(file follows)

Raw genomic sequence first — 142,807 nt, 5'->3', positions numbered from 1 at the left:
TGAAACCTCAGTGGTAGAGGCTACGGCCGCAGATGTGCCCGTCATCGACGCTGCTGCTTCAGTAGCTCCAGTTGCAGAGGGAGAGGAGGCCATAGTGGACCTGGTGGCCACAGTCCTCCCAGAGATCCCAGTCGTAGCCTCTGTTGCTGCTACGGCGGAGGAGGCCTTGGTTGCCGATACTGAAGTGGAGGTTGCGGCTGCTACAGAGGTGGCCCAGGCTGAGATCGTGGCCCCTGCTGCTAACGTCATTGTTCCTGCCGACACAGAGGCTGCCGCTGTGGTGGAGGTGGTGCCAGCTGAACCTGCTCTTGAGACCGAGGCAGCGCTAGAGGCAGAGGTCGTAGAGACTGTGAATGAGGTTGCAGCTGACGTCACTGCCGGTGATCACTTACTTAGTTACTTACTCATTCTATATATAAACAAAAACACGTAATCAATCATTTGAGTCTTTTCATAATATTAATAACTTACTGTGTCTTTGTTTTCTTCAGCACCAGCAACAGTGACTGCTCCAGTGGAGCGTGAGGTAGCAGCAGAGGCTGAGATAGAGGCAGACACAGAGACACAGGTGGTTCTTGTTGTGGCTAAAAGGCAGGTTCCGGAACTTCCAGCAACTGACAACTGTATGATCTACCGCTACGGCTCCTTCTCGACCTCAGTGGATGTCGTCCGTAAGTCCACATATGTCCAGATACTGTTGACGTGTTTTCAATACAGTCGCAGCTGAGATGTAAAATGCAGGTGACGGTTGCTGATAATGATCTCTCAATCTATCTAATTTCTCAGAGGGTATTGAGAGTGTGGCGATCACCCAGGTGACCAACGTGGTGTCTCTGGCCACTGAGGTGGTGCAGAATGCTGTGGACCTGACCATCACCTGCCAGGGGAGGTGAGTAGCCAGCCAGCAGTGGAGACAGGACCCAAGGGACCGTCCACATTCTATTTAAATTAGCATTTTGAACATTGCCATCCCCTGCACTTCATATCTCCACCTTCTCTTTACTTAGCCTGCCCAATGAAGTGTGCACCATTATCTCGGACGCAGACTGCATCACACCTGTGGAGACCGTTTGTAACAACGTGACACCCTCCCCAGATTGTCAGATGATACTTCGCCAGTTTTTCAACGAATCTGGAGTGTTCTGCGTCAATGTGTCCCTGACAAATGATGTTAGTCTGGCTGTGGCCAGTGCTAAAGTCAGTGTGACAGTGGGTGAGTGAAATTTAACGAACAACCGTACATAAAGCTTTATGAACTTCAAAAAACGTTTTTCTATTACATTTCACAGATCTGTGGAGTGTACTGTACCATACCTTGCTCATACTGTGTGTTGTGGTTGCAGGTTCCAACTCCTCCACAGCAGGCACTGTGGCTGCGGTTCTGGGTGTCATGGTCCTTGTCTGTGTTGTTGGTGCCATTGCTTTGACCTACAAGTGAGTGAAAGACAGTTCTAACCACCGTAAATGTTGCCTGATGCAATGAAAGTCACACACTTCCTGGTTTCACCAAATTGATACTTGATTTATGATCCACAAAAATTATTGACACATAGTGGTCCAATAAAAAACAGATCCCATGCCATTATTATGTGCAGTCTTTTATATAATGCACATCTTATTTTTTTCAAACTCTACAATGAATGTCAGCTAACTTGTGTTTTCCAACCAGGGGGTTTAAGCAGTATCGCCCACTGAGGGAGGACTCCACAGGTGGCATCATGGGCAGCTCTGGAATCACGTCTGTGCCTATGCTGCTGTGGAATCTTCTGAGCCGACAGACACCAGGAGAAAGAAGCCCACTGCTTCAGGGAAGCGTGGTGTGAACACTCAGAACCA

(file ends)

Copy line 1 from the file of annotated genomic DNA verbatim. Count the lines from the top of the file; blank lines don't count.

Raw genomic sequence first — 142,807 nt, 5'->3', positions numbered from 1 at the left: